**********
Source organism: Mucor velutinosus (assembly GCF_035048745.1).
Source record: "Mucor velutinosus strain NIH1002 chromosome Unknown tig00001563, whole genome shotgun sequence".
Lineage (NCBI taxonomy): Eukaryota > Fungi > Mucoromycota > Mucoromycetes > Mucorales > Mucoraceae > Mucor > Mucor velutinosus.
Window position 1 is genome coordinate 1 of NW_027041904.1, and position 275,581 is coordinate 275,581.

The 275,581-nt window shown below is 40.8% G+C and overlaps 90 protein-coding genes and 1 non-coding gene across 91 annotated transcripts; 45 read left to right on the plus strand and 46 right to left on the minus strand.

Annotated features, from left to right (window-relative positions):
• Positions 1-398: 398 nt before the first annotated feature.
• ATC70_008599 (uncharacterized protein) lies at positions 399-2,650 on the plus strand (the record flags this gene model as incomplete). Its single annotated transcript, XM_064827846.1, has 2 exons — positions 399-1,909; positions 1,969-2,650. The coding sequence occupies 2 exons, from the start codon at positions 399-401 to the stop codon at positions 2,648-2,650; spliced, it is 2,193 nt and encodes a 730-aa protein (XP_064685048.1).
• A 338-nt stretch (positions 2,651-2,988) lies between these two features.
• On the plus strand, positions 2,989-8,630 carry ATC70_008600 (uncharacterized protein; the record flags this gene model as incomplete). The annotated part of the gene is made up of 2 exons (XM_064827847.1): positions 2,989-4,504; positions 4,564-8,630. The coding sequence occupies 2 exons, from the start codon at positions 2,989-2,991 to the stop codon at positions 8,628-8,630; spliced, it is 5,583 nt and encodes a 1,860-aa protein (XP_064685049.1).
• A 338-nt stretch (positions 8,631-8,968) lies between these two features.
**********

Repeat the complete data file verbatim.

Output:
Source organism: Mucor velutinosus (assembly GCF_035048745.1).
Source record: "Mucor velutinosus strain NIH1002 chromosome Unknown tig00001563, whole genome shotgun sequence".
Lineage (NCBI taxonomy): Eukaryota > Fungi > Mucoromycota > Mucoromycetes > Mucorales > Mucoraceae > Mucor > Mucor velutinosus.
Window position 1 is genome coordinate 1 of NW_027041904.1, and position 275,581 is coordinate 275,581.

The 275,581-nt window shown below is 40.8% G+C and overlaps 90 protein-coding genes and 1 non-coding gene across 91 annotated transcripts; 45 read left to right on the plus strand and 46 right to left on the minus strand.

Annotated features, from left to right (window-relative positions):
• Positions 1-398: 398 nt before the first annotated feature.
• ATC70_008599 (uncharacterized protein) lies at positions 399-2,650 on the plus strand (the record flags this gene model as incomplete). Its single annotated transcript, XM_064827846.1, has 2 exons — positions 399-1,909; positions 1,969-2,650. The coding sequence occupies 2 exons, from the start codon at positions 399-401 to the stop codon at positions 2,648-2,650; spliced, it is 2,193 nt and encodes a 730-aa protein (XP_064685048.1).
• A 338-nt stretch (positions 2,651-2,988) lies between these two features.
• On the plus strand, positions 2,989-8,630 carry ATC70_008600 (uncharacterized protein; the record flags this gene model as incomplete). The annotated part of the gene is made up of 2 exons (XM_064827847.1): positions 2,989-4,504; positions 4,564-8,630. The coding sequence occupies 2 exons, from the start codon at positions 2,989-2,991 to the stop codon at positions 8,628-8,630; spliced, it is 5,583 nt and encodes a 1,860-aa protein (XP_064685049.1).
• A 338-nt stretch (positions 8,631-8,968) lies between these two features.